A couple weeks back, on the same day that I harvested all the town signs I was missing for Carroll County, I continued west and also harvested all the signs I was missing in Crawford County. That ended up being less than I expected.
I didn’t find anything of real historical interest in Crawford County, so here are some facts about Crawford County:
+ Crawford County is a county located in the U.S. state of Iowa. As of the 2010 census, the population was 17,096. Its county seat is Denison. The county was named for William Harris Crawford, U.S. senator from Georgia and United States Secretary of the Treasury.
+ In January 1851, the Iowa Legislature authorized the creation of 50 additional counties in the state. Due to its lack of inhabitants, the designated Crawford County area was attached to Shelby County for purposes of revenue, taxation, and judicial matters.
+ In 1855 there were sufficient settlers, who petitioned for separation from Shelby. This was granted, and a county governing structure was established. The county as then designated did not include its present western townships.
+ In 1865, four eastern townships of Monona County were separated from that county and incorporated into Crawford County’s boundary.
+ After several adjustments and reorganizations, the present arrangement of Crawford County townships was completed in June 1872.
Here is the Crawford County Photo Map (borders, not remotely accurate):
Crawford County Photo Map
And with Crawford County completed, this is the updated Photography 139 Conquest Map:
10 counties completed. 10.1% of the state conquered.
Here are the Crawford County signs:
City of Denison – “It’s a Wonderful Life”
Crawford County is not a hotbed of great signs, but at least almost all the signs are respectable. Last week, at least a couple people let me know that they thought that the Arcadia sign was very phallic. I’m sure the same people will feel the same way about the Dow City sign. Perhaps it is the worst in Crawford County. The Aspinwall sign is peculiar because they took all the time and energy to put a slogan on the sign, but they put it so small that a person would need to stop their car, get out their magnifying glass, and get up close to the sign to even figure out what it says.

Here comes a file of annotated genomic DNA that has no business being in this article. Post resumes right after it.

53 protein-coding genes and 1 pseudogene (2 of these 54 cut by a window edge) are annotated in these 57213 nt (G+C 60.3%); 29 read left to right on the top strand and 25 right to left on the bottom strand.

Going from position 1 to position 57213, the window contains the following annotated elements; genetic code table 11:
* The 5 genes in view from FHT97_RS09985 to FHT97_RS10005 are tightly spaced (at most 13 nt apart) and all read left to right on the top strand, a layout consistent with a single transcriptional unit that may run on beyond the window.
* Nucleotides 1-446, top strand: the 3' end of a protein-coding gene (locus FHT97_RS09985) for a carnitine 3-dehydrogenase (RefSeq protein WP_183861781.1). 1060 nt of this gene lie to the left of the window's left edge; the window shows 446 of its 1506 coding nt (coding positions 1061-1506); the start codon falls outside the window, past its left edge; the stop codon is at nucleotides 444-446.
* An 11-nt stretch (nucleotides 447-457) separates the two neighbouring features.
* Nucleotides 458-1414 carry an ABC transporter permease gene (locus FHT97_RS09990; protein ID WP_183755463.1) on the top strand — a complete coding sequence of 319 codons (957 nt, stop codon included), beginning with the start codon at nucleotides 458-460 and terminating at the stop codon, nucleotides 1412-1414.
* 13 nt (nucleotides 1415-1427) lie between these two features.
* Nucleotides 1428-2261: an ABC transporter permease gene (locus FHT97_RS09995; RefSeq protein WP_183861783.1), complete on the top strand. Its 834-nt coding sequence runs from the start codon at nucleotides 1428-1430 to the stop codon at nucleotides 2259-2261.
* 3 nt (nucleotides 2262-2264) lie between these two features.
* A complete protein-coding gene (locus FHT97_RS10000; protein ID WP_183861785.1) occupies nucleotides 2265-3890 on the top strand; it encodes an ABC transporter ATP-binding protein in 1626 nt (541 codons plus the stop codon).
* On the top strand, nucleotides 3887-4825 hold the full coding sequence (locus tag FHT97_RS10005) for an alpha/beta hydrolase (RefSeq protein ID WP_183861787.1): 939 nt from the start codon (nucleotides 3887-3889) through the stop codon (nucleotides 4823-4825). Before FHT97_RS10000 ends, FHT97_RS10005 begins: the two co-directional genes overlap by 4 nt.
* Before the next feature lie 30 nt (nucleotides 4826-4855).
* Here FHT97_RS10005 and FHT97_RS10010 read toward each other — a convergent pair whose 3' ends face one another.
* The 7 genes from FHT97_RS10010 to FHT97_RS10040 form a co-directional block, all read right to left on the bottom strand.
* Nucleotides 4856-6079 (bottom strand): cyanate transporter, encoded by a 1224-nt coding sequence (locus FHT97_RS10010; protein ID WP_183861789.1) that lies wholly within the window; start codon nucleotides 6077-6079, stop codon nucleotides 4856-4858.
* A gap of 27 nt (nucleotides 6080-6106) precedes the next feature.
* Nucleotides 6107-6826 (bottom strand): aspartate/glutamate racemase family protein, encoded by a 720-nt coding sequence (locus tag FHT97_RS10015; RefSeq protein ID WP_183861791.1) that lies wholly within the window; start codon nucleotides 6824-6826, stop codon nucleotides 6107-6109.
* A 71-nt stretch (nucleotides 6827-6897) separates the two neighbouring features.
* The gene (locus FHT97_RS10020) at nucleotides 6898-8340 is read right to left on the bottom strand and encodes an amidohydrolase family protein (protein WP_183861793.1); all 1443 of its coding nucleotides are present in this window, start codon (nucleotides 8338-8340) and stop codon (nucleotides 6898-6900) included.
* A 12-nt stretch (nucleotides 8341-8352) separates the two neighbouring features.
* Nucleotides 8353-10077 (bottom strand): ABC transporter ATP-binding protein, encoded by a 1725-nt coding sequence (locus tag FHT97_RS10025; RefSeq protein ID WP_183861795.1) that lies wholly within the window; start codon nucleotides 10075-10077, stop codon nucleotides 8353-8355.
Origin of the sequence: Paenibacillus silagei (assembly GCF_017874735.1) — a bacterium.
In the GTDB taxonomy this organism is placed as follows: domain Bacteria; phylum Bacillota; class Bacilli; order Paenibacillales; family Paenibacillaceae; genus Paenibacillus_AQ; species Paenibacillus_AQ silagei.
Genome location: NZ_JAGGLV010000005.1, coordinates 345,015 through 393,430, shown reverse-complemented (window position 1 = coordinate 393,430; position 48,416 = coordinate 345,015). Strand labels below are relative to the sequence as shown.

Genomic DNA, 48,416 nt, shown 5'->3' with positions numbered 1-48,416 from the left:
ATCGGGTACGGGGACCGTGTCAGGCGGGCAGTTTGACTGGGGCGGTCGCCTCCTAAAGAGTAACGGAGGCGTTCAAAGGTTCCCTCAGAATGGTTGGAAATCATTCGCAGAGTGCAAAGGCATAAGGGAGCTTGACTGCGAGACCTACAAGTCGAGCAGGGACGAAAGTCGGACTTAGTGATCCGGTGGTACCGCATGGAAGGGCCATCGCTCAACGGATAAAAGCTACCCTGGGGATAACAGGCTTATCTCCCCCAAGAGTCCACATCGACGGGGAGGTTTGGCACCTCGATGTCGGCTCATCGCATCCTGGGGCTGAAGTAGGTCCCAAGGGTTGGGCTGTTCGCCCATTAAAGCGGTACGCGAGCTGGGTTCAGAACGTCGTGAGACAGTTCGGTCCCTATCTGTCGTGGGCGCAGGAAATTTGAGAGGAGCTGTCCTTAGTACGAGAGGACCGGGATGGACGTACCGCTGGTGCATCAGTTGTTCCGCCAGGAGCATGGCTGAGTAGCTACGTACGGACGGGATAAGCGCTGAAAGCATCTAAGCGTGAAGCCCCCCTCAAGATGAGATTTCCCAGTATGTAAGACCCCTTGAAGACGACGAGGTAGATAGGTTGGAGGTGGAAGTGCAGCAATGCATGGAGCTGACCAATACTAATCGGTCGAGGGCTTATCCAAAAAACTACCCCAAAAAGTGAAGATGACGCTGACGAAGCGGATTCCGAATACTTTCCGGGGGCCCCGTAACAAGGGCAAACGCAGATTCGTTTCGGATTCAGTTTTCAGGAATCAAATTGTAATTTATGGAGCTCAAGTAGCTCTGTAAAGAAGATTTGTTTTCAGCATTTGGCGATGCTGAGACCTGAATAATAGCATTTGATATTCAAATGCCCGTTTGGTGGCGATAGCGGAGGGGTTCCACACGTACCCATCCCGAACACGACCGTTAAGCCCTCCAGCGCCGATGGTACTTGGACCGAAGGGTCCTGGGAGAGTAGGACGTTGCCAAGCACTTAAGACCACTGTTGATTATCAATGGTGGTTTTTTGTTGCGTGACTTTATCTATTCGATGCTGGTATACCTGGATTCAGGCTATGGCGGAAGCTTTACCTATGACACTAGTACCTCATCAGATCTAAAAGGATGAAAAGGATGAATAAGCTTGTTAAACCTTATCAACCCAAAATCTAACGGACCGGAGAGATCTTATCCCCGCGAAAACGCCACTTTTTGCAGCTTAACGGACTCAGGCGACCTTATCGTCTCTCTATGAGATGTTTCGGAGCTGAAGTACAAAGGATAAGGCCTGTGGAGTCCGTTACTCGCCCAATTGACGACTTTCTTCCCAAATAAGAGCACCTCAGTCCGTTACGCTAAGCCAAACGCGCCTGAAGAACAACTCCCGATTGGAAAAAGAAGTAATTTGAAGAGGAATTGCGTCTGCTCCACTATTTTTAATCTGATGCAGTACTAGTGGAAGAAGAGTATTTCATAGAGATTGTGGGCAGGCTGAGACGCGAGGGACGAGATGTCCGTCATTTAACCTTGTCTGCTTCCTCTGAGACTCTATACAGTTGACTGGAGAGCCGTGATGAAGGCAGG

I think Best in Show is pretty much a no-brainer. I do like the Denison sign because I love Donna Reed and I love IT’S A WONDERFUL LIFE. Absolutely one of the greatest movies ever made. Period. Here is her bio from the Internet Movie Database:
Donna Reed was born in the midwestern town of Denison, Iowa, on January 27, 1921, as Donna Belle Mullenger. A small town – a population of less than 3,000 people – Denison was located by the Boyer River, and was the county seat of Crawford County. Donna grew up as a farm girl, much like many young girls in western Iowa, except for one thing – Donna was very beautiful. That wasn’t to say that others weren’t as pretty, it’s just that Donna’s beauty stood out from all the other local girls, so much so that she won a beauty contest in Denison. Upon graduation from high school Donna left for college in Los Angeles, in the hopes of eventually entering movies.